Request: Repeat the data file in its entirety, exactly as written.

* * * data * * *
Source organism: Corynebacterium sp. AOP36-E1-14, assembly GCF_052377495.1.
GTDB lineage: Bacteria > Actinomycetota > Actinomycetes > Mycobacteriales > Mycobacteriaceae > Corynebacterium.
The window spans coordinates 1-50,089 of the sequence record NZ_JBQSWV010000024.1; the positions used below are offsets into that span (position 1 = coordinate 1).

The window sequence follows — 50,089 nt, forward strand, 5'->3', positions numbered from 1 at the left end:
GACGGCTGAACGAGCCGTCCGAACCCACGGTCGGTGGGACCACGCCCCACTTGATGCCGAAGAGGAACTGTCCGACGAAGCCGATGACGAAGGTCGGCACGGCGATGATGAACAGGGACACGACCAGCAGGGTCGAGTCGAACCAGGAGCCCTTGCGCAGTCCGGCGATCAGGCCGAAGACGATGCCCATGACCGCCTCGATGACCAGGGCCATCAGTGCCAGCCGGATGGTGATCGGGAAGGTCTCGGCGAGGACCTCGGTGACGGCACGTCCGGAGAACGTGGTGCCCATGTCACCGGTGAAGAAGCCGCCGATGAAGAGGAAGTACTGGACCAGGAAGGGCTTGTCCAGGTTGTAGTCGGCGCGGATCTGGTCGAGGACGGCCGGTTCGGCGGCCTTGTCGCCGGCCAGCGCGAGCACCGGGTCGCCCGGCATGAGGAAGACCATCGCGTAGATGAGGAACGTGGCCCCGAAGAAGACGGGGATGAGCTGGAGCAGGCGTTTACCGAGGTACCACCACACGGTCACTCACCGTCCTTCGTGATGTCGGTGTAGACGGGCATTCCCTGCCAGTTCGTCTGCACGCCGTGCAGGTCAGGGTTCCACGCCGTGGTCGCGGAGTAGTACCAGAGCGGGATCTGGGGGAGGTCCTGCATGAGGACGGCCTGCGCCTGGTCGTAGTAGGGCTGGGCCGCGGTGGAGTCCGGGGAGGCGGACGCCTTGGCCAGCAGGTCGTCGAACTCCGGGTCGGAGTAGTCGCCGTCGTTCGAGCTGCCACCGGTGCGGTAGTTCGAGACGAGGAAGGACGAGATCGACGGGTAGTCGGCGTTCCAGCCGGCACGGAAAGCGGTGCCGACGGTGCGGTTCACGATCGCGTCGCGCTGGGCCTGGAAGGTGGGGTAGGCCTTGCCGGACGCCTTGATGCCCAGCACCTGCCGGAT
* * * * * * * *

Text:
Source organism: Corynebacterium sp. AOP36-E1-14, assembly GCF_052377495.1.
GTDB lineage: Bacteria > Actinomycetota > Actinomycetes > Mycobacteriales > Mycobacteriaceae > Corynebacterium.
The window spans coordinates 1-50,089 of the sequence record NZ_JBQSWV010000024.1; the positions used below are offsets into that span (position 1 = coordinate 1).

The window sequence follows — 50,089 nt, forward strand, 5'->3', positions numbered from 1 at the left end:
GACGGCTGAACGAGCCGTCCGAACCCACGGTCGGTGGGACCACGCCCCACTTGATGCCGAAGAGGAACTGTCCGACGAAGCCGATGACGAAGGTCGGCACGGCGATGATGAACAGGGACACGACCAGCAGGGTCGAGTCGAACCAGGAGCCCTTGCGCAGTCCGGCGATCAGGCCGAAGACGATGCCCATGACCGCCTCGATGACCAGGGCCATCAGTGCCAGCCGGATGGTGATCGGGAAGGTCTCGGCGAGGACCTCGGTGACGGCACGTCCGGAGAACGTGGTGCCCATGTCACCGGTGAAGAAGCCGCCGATGAAGAGGAAGTACTGGACCAGGAAGGGCTTGTCCAGGTTGTAGTCGGCGCGGATCTGGTCGAGGACGGCCGGTTCGGCGGCCTTGTCGCCGGCCAGCGCGAGCACCGGGTCGCCCGGCATGAGGAAGACCATCGCGTAGATGAGGAACGTGGCCCCGAAGAAGACGGGGATGAGCTGGAGCAGGCGTTTACCGAGGTACCACCACACGGTCACTCACCGTCCTTCGTGATGTCGGTGTAGACGGGCATTCCCTGCCAGTTCGTCTGCACGCCGTGCAGGTCAGGGTTCCACGCCGTGGTCGCGGAGTAGTACCAGAGCGGGATCTGGGGGAGGTCCTGCATGAGGACGGCCTGCGCCTGGTCGTAGTAGGGCTGGGCCGCGGTGGAGTCCGGGGAGGCGGACGCCTTGGCCAGCAGGTCGTCGAACTCCGGGTCGGAGTAGTCGCCGTCGTTCGAGCTGCCACCGGTGCGGTAGTTCGAGACGAGGAAGGACGAGATCGACGGGTAGTCGGCGTTCCAGCCGGCACGGAAAGCGGTGCCGACGGTGCGGTTCACGATCGCGTCGCGCTGGGCCTGGAAGGTGGGGTAGGCCTTGCCGGACGCCTTGATGCCCAGCACCTGCCGGAT